Slavery had been on the decline in the Western Hemisphere during the late eighteenth and early nineteenth centuries. It had been abolished in Haiti in 1791 and Canada in 1793. And as Latin America countries gained their independence from Spain during the early nineteenth century, they abolished slavery: Argentina in 1813; Peru in 1821; Chile, Ecuador, Columbia, Panama, and Venezuela in 1823; Guatemala, El Salvador, Honduras, Nicaragua, and Costa Rica in 1824. Mexican revolutionaries proclaimed the abolition of slavery in Mexico in 1810 and slavery was officially abolished there in 1829, although the practice continued illegally in the area of Mexico that became Texas. Britain abolished slavery in her colonies during the 1830’s.
But slavery still thrived during the mid-nineteenth century in Brazil, by far the largest holder of slaves in the New World, and in Cuba. And slavery expanded in Ecuador, Peru, Colombia and Central America after 1850 in the midst of a boom in those countries in the growing and processing of rubber. Various forms of involuntary servitude were also widely practiced in India, China and the Middle East throughout the nineteenth century. When the South seceded from the Union in 1860-1861, slavery was still a going concern in the United States and elsewhere in the world and might have gone on further and farther but for the consequences of the Civil War.
The abolition of slavery in the United States had a profound effect on the history of slavery in the world. If slavery had not been abolished here during the 1860’s, the United States would have emerged during the late nineteenth century as the world’s largest economy, the world’s largest and leading democracy and the world’s leading slave-holding country. The power and prestige of the United States could have given the institution of slavery a legitimacy and impetus that could have carried the institution into and through the twentieth century.
It cannot be assumed that the development of democracy in the United States during the twentieth century, including the right to vote for women, would somehow have led to the end of slavery. Slavery has existed alongside democracy in several societies in the world, including ancient Athens as well as the early United States. It has even been argued that the emergence of democracy in both of those societies was a product of slavery. Slaves performed the societies’ demeaning tasks which enabled the free men to associate with each other on the relatively equal terms necessary for democracy.
Nor can it be assumed that the industrialization of the North during the late nineteenth century was incompatible with slavery in the South. The industrialization of the North during the early nineteenth century had been perfectly compatible with slavery in the South and even depended to some extent on slavery. Southern slaves produced cheap cotton that was manufactured into cloth and clothes by free northern workers. This sort of division of labor could have continued. It also seems likely that slaves could have been used as factory labor in an industrializing South and, given the potential effects of the Dred Scott decision which seemed to have opened the whole country to slavery, possibly even in the North.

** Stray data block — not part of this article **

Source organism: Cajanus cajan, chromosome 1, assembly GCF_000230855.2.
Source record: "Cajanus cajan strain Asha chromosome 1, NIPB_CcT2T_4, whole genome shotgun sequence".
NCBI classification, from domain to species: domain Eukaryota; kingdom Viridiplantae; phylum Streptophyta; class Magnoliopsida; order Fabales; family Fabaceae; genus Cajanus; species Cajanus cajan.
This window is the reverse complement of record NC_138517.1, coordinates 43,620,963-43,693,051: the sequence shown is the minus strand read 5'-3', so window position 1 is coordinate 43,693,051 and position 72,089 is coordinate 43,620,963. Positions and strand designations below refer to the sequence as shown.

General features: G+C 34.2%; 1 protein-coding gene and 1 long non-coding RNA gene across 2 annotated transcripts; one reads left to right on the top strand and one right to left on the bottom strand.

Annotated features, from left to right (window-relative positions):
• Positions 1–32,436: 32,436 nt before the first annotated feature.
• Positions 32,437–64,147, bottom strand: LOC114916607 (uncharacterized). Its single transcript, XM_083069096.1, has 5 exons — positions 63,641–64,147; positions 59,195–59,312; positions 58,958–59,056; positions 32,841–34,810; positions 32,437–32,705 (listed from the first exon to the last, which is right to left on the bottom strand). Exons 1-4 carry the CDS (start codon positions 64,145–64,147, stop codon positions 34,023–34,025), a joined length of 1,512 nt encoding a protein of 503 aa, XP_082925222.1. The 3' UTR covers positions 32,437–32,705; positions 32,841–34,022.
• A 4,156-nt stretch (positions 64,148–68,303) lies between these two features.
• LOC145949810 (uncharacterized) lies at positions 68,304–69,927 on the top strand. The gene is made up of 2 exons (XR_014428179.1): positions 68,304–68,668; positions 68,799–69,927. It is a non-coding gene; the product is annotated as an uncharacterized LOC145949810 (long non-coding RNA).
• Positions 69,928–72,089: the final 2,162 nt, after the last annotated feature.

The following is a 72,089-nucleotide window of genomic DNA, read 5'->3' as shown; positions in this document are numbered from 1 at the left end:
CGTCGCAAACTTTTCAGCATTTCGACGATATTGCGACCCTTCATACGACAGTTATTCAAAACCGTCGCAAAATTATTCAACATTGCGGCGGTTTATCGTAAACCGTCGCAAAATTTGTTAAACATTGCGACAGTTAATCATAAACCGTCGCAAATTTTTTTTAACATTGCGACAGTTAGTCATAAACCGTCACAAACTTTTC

Nor, finally, can it be assumed that the refinement of morals and manners that has occurred in the United States during the twentieth century would have somehow produced an environment incompatible with the continuance of slavery. Americans and people elsewhere have been all too able to compartmentalize separately their high-tone feelings and their low-life prejudices. I am reminded, although it is an extreme case, of the Commandant of Auschwitz who was able to record the noblest thoughts about his family, friends and flowers in his diary alongside statistics and comments about his day’s work exterminating human beings.
There were thirty-four states in the United States in 1860 of which fifteen were slave states. It takes the support of three-quarters of the states to approve a Constitutional Amendment. Thirteen southern slave states seceded to form the Confederate States of America. In their absence, anti-slavery northerners mustered enough votes in Congress and among the remaining states to ratify the 13th Amendment and abolish slavery. When the Confederacy lost the war, the Confederate states were required to ratify the 13th Amendment as a condition of their regaining their rights and powers as members of the Union.
The bottom line is that if slaveholders in the South had not made what was for them a disastrous blunder in seceding from the Union in 1860-1861, the votes in Congress and among the states to abolish slavery would not have been there during the late nineteenth century and might still not be there today. There are fifty states today and the negative votes of fifteen slave states would still be more than enough to squelch an amendment to abolish slavery. In any case, the United States would almost certainly have entered the twentieth century as the world’s leading superpower with slavery as a thriving institution in an otherwise democratizing society. And might still be today.
Note: This issue is discussed at greater length with citations and quotations in the chapter entitled “Choice #9: The Coming of the Civil War: Why Didn’t the North Secede and Why Did the South?” of my recently published book Was the American Revolution a Mistake? Reaching Students and Reinforcing Patriotism through Teaching History as Choice (AuthorHouse, 2013).